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Thursday, 7 April 2016

Batman: Bad Blood


Batman: Bad Blood



Fortunately not a rendition of the Taylor Swift song as sang by Bruce Wayne, Batman: Bad Blood managed to be released without my even noticing it was coming out, having come out to relatively little fanfare (at least compared to Justice League vs Teen Titans) in early February. Given that we only got three DC Animated flicks last year, and they were all oddly clustered into the first half of the year, I'm wondering whether these two films and the due-to-come-out-soon The Killing Joke might be the only animated stuff DC gives us in 2016.

Loosely based on the Batman Incorporated and Battle for the Cowl comics, as well as the Leviathan storyline, Batman: Bad Blood sees Batman presumed dead after an attack by the Heretic, a mysterious man with Batfamily-esque skills who Bruce seems to recognise. With no other choice available to him, Dick Grayson takes up Batman's mantle, with Damian as his Robin. Batwoman (or Kate Kane), a vigilante who was often at odds with Batman, joins Dick in the search for his killer, and before long they're joined by Luke Fox, Lucius Fox's son, using the high-tech Batwing suit. It swiftly becomes clear that there is a deeper conspiracy behind the Heretic, though, one centered around none other than Talia al Ghul.

All these villains now know Bruce's secret identity.

So, it warrants mentioning how even by the standards of a DC Animated film, this is a fairly all star cast. The usual voices are back - Jason O'Mara as Bruce, Stuart Allan as Damian, Sean Maher as Dick - but they're joined by Yvonne Strahovski, of Chuck and Mass Effect fame, playing Kate; Gaius Charles as Luke; and Morena Baccarin, of Firefly, Stargate, and Gotham, as Talia al Ghul. Somewhat hilariously, this is Baccarin's fifth role as a DC universe character - she played Black Canary on Justice League Unlimited, Cheetah in Batman: The Brave and the Bold, Leslie Thompkins in Gotham, and Gideon in both The Flash and Legends of Tomorrow.

The whole voice cast does especially well, but extra credit has to go to Sean Maher, who manages to not only voice Dick, but also do a pretty good impression of Jason O'Mara, since the story requires that Dick impersonate Bruce a few times.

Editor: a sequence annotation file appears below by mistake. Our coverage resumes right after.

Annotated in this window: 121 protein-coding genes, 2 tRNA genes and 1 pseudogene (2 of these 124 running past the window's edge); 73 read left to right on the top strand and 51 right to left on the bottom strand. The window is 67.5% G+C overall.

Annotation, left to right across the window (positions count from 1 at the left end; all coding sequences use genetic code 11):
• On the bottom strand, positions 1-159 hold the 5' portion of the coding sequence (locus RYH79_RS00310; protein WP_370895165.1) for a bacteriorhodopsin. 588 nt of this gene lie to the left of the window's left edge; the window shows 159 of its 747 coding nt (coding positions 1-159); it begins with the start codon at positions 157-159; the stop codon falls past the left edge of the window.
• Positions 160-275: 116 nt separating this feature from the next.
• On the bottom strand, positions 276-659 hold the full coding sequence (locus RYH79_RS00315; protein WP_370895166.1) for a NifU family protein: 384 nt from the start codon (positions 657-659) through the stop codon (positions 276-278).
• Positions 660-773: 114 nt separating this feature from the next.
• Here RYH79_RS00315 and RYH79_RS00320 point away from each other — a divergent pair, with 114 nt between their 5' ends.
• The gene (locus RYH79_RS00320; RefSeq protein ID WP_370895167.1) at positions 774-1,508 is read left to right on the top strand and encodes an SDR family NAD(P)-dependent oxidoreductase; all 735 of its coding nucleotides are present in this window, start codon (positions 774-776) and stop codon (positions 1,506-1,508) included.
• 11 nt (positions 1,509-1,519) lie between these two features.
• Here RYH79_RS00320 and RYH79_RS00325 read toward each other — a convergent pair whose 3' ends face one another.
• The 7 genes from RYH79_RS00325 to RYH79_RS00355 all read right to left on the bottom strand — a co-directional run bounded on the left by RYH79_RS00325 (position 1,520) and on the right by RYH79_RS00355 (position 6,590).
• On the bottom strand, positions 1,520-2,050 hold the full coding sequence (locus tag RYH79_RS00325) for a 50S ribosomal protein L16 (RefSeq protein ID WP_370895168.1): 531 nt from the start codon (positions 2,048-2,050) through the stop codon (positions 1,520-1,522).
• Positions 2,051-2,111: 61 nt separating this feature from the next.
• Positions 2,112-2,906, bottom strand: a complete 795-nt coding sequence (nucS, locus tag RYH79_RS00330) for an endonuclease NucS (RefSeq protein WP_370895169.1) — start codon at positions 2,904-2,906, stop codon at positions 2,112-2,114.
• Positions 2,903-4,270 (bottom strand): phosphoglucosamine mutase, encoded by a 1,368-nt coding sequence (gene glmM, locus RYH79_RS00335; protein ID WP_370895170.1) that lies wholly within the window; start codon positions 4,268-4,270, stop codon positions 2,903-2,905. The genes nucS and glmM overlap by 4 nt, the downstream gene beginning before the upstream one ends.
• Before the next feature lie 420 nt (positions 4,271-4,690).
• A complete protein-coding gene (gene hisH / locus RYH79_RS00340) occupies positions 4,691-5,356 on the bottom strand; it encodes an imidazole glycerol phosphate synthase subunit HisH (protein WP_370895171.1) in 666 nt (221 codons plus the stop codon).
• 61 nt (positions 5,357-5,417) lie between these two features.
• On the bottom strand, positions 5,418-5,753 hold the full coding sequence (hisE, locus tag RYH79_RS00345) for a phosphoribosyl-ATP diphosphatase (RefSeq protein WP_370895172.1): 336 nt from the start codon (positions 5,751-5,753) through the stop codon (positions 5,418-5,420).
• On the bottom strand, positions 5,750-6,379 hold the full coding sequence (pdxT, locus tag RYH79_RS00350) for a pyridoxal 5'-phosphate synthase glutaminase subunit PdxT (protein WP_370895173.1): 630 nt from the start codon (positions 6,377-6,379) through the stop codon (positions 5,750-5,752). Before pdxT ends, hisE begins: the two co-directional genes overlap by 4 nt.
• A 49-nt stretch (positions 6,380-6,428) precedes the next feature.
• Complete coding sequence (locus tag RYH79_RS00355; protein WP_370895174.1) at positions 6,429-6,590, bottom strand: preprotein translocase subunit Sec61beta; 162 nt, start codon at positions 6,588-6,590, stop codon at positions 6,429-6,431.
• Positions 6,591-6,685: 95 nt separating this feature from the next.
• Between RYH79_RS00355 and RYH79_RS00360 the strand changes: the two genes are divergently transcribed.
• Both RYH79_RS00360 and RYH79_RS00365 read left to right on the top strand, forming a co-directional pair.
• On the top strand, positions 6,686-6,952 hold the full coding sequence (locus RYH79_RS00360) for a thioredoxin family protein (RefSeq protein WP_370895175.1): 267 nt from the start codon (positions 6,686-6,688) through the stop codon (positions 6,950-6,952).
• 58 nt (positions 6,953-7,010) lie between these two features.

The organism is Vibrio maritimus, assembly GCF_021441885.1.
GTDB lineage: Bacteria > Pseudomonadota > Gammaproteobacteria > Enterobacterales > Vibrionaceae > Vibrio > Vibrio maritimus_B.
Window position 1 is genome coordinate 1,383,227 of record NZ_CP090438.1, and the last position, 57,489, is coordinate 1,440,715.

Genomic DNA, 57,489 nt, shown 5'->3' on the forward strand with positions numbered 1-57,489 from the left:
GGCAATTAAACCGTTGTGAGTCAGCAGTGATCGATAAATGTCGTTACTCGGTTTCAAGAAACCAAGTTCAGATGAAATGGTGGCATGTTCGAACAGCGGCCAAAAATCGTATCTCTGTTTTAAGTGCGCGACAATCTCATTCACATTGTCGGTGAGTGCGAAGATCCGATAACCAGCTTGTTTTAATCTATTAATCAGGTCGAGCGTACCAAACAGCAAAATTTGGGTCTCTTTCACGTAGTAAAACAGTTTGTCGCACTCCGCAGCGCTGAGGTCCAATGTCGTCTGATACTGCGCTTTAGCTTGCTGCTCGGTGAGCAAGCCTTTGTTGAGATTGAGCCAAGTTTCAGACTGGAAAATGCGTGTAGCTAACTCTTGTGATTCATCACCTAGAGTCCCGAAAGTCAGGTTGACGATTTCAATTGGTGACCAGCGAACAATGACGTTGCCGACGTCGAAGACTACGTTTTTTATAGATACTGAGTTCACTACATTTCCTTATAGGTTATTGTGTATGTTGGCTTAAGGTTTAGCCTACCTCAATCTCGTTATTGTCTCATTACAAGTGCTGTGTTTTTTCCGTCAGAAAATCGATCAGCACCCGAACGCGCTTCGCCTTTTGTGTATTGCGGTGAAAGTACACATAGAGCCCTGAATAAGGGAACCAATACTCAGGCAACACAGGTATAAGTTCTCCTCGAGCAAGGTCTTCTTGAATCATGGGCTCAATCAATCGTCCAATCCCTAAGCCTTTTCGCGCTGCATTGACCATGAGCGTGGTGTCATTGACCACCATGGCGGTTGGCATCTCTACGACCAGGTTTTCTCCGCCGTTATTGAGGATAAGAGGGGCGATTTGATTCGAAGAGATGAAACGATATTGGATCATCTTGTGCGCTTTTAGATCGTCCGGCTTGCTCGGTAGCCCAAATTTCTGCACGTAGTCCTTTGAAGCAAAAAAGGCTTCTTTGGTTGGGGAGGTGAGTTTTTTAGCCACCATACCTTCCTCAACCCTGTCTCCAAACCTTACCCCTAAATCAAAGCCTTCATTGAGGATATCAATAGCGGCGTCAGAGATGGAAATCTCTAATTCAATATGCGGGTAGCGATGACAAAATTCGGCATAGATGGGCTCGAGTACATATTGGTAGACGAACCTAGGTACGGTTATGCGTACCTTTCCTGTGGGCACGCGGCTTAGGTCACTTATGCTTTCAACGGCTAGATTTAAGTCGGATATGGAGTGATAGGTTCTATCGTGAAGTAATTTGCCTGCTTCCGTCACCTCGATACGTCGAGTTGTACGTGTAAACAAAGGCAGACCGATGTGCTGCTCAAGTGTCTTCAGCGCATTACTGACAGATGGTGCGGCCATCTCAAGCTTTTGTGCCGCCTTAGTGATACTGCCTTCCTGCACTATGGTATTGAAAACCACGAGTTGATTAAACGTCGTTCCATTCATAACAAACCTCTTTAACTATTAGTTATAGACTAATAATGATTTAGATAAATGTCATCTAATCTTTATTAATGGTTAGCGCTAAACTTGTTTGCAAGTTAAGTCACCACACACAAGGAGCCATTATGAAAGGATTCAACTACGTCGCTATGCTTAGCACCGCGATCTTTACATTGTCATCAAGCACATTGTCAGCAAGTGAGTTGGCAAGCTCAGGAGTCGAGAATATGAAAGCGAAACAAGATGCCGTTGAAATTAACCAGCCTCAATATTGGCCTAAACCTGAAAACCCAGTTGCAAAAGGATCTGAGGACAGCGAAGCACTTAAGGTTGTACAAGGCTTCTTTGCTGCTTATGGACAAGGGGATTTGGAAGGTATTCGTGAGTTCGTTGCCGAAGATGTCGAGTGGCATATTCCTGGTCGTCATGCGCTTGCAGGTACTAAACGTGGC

The animation is very strong - smooth, fluid, colourful, essentially what I always expect from these films. The way they animate Dick Grayson always looks very strange to me, and Kate's totally chalk white skin stands out as looking especially weird (as, for that matter, it does in comics), but those are my only real problems with it.

The Bat-team.

In terms of storyline, the pacing is often - very odd, as is the relative focus given to each member of the ensemble cast. We only meet Luke once before he gets his dramatic moment in the form of his father being stabbed, and while Kate gets a lot of scenes fleshing out her personality and her family life (enough that you could make a decent argument for her being the main character of this film), Luke never really gets anything short of a quick scene where Lucius urges him to join Waynetech. I would, if I'm being honest, struggle to tell you what Luke's personality is, and he often seems incidental to the entire production - compare and contrast with Kate, who gets more out-of-the-suit personal life scenes than pretty much every other character put together.

(Luke does get his own rival in the film, but it's Firefly, and thus doesn't really count, because Firefly is barely a member of Batman's rogues gallery at the best of times.)

Oddly, even though Kate gets a lot of focus, she never really gets any character development. She goes from wanting nothing to do with Batman to wanting to be a part of his team, sure, but we're never given any reason for why she changes her mind like that. 

Dick's character development is pretty similar, with him deriding Batman for most of the film before suddenly doing a one-eighty and declaring that Batman is the best man he's ever known. We're given no reason why he would change his mind like this, and no indication that he in any way thought that prior to the moment he loudly declares it. It's strange, to say the least.

You can tell it's Dick, because the costume has more colour on it.

Meanwhile, Damian's side of the plot sees the Heretic kidnap him, intending to basically download Damian's memories and personality into himself - but the kidnapping lasts all of about six minutes, and ends with Talia rather anticlimactically shooting the Heretic, thus killing off the guy who seemed to be our main villain in an oddly undramatic fashion, and putting a very definite end to Damian's subplot when it had really only just started.

The actual main plot itself is fine, involving Talia wanting to brainwash world leaders, although for some reason this requires an evil floating convention centre and I have no idea why. 

All in all, a slightly strange film, but a fun one to watch. I do recommend checking it out, but then I recommend that with most of DC's animated stuff, so that should come as a surprise to nobody.

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